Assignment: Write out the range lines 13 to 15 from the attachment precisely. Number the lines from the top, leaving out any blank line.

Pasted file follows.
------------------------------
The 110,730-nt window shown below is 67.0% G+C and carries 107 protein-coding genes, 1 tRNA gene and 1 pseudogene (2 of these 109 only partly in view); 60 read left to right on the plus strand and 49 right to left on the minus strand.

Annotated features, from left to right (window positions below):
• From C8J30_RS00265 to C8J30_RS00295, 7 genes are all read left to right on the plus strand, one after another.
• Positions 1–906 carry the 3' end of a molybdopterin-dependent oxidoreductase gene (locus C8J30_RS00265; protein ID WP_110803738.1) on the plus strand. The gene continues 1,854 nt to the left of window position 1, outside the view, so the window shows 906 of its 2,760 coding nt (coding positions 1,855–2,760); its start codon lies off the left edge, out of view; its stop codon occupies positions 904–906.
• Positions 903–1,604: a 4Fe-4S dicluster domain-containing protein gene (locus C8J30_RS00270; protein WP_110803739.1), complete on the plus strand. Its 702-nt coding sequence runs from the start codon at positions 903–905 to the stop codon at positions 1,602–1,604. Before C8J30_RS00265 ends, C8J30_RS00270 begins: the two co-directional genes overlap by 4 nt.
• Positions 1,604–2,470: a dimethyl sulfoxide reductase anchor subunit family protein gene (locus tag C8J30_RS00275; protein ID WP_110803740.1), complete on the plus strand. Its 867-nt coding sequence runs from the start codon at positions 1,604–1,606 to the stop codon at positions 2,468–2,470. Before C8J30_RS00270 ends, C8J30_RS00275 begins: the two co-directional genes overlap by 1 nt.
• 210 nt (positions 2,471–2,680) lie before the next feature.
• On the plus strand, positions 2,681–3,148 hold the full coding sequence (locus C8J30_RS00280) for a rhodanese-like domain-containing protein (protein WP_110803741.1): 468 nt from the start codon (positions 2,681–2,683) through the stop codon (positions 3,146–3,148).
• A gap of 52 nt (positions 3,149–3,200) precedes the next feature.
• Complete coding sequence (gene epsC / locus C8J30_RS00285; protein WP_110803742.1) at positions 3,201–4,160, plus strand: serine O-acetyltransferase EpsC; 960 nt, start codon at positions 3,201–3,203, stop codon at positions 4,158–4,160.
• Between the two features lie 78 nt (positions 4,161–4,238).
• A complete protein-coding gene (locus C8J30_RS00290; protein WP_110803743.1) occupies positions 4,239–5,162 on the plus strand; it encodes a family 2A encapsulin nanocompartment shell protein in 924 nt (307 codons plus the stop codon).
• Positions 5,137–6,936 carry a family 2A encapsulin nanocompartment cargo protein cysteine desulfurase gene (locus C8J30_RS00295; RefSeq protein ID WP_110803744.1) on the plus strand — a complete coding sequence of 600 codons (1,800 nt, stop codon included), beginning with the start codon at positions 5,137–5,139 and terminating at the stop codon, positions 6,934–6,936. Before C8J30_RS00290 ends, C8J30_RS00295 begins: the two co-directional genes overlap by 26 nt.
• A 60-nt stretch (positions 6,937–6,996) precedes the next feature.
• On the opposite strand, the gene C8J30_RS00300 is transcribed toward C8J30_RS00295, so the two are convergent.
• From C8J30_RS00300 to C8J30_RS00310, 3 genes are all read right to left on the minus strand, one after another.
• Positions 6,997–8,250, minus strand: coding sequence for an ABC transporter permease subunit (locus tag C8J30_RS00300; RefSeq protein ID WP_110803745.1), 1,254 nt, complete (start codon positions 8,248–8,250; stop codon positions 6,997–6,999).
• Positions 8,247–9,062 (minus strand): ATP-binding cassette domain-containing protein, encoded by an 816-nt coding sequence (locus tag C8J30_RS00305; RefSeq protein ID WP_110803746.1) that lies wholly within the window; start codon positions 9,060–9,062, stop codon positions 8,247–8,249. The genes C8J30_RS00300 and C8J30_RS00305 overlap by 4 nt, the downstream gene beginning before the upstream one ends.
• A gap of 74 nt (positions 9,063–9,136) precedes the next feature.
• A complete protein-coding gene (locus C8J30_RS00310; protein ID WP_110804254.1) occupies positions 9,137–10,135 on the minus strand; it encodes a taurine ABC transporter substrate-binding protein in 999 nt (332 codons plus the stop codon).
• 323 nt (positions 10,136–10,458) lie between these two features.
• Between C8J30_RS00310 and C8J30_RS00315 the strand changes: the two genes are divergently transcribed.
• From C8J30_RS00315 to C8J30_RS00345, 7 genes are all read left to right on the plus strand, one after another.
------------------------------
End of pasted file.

• Positions 5,137–6,936 carry a family 2A encapsulin nanocompartment cargo protein cysteine desulfurase gene (locus C8J30_RS00295; RefSeq protein ID WP_110803744.1) on the plus strand — a complete coding sequence of 600 codons (1,800 nt, stop codon included), beginning with the start codon at positions 5,137–5,139 and terminating at the stop codon, positions 6,934–6,936. Before C8J30_RS00290 ends, C8J30_RS00295 begins: the two co-directional genes overlap by 26 nt.
• A 60-nt stretch (positions 6,937–6,996) precedes the next feature.
• On the opposite strand, the gene C8J30_RS00300 is transcribed toward C8J30_RS00295, so the two are convergent.